Some version of the Messiah is common to the world's most well-known monotheistic religions. In Islam, Jesus is given the title of Messiah, but Muslims also have their own messianic figure. Both Jesus and Mahdi, or the Twelfth Imam, will return at the end of days to fulfill their respective roles.
The word Messiah comes from Hebrew and means "the annointed one." The Quran refers to Jesus by this term. However, Jesus will not be the one to bring about the end of days, according to Muslim beliefs. The word Mahdi is more common among Muslims. It means "the guided one" and is interpreted differently by various Muslim groups and denominations. Traditional Muslim texts do not mention Mahdi or any sort of messianic coming in the future.
The Quran describes the story of Jesus much the same as way as in the Bible. It uses the word Messiah exclusively to denote Jesus. For example, in Verse 3:45, the Quran says, "O Mary, indeed Allah gives you good tidings of a word from Him, whose name will be the Messiah, Jesus." However, Muslims do not generally call Jesus the son of God. Instead, they think of him as a prophet and hold him in high regard. Similarly, for Muslims, Jesus as Messiah indicates that Jesus was a messenger from God and the most important prophet before Muhammad.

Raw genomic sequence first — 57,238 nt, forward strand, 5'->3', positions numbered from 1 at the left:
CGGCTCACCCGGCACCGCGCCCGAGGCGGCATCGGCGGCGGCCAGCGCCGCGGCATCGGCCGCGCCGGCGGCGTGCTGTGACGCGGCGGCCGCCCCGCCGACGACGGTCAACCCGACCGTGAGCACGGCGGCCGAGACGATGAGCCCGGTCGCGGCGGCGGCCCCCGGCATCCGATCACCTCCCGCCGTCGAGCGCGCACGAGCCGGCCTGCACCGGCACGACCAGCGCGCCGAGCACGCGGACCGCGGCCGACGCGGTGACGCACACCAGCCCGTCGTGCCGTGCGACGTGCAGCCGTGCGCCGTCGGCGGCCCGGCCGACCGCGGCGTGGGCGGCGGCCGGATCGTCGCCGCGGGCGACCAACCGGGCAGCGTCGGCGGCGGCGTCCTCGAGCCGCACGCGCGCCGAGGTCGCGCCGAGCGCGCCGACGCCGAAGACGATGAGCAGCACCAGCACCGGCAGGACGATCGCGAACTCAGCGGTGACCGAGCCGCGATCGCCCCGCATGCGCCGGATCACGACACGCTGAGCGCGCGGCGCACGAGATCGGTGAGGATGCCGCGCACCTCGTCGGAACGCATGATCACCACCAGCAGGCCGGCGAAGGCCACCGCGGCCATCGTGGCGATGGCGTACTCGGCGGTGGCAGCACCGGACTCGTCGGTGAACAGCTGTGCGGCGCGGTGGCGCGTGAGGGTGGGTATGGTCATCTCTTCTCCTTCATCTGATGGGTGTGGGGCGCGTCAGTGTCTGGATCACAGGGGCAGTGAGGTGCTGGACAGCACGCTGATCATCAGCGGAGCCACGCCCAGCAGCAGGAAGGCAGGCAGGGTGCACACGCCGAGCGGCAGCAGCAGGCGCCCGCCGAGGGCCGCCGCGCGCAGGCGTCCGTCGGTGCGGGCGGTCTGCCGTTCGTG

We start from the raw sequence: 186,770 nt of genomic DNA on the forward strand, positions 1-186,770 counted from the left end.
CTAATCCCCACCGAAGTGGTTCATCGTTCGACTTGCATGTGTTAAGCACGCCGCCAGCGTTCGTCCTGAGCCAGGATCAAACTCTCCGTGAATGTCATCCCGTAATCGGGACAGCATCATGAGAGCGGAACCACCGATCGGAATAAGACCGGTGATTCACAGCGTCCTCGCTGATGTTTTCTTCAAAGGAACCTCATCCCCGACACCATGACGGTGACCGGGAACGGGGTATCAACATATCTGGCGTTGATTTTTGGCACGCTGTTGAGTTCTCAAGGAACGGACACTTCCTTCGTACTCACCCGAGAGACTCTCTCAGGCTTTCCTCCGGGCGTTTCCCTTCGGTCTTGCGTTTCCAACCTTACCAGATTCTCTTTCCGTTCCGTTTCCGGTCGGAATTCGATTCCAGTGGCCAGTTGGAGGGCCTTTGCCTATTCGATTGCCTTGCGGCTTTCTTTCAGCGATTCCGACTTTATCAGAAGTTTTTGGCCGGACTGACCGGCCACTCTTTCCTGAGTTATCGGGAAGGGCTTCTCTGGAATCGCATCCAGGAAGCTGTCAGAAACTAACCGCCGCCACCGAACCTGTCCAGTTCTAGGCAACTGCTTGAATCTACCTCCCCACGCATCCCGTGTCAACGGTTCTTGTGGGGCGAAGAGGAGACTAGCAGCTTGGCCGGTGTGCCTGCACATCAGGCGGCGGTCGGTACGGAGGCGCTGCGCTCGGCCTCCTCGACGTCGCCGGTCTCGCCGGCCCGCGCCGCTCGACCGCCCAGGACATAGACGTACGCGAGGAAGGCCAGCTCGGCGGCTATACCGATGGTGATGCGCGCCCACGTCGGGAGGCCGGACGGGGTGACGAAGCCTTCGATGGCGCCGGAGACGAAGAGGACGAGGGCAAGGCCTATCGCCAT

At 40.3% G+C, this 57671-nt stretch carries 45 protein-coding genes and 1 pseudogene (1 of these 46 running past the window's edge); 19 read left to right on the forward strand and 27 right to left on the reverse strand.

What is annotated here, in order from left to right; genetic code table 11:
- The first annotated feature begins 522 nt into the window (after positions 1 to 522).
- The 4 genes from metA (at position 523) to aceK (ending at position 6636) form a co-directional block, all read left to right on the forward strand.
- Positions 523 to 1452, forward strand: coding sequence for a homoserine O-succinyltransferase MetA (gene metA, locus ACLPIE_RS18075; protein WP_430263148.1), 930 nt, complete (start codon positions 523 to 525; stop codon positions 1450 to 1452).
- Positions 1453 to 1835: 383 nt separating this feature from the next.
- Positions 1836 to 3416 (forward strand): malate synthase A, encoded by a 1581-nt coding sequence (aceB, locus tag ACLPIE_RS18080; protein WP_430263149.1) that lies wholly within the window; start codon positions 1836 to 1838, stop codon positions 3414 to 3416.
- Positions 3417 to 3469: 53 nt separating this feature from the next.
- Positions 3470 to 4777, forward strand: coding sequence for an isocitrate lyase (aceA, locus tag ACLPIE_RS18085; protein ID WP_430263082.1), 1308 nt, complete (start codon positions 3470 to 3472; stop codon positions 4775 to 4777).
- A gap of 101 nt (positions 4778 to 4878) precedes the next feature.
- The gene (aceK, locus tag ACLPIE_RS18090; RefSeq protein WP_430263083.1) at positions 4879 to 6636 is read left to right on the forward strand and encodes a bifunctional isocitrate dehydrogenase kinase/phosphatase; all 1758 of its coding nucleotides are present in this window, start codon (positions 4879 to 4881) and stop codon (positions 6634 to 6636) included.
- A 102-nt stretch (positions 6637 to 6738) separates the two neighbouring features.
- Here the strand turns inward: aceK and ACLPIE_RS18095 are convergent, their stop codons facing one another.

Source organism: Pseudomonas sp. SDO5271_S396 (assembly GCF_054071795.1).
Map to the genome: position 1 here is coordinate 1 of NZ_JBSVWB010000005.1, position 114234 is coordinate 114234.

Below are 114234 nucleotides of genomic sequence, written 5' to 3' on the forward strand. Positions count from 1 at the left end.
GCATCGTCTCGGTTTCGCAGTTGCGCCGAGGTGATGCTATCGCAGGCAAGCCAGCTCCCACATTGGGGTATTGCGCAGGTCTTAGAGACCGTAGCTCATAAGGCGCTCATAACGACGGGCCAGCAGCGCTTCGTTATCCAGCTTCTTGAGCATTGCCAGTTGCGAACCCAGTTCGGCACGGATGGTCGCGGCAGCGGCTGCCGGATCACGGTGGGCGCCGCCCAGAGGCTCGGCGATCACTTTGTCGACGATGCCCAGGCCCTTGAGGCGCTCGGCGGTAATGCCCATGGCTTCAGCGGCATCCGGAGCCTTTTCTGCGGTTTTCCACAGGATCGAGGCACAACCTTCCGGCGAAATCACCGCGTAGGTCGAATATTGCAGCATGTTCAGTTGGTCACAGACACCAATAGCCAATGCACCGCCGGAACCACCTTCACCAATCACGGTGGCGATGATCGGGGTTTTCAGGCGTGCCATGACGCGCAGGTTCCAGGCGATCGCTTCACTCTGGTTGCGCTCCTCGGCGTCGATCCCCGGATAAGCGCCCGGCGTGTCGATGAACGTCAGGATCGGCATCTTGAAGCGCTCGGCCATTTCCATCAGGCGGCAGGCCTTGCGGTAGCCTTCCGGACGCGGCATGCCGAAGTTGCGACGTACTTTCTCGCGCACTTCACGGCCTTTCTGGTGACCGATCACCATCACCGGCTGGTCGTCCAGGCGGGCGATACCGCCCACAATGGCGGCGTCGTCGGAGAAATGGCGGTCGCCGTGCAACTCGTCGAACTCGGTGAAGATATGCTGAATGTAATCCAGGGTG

The two main sects of Islam are Sunni and Shiite. Both groups hold the belief that the Mahdi will appear as a messianic figure, although they do not usually use the word "Messiah" to describe him. When he comes, time or the world will end and justice and peace will be restored. In his book "A Muslim Primer," Hebrew and Jewish Studies scholar Ira G. Zepp, Jr. says, "for Sunnis this [Mahdi] refers to a more anonymous figure." In fact, many Sunnis don't believe in the idea of Mahdi at all. However, Muslims of both persuasions "believe that Jesus will also come before the Day of Judgment to defeat the forces of the ad-Dajjal (the anti-Christ)." But Mahdi and Jesus are not the same person in this scenario, as noted by the word "also."
Shiites and the Twelfth Imam
Shiites have a more specific understanding of Mahdi. They call him the Twelfth Imam, who is believed to have disappeared in 873 when he was four years old. When he comes out of hiding, Zepp explains, Shiites expect "the reestablishment of a just and pure Islamic state," which will be "a form of the Kingdom of God." The Twelfth Imam is the direct descendant of early Muslim Imams, including Ali, the First Imam and also the cousin and son-in-law of Muhammad.
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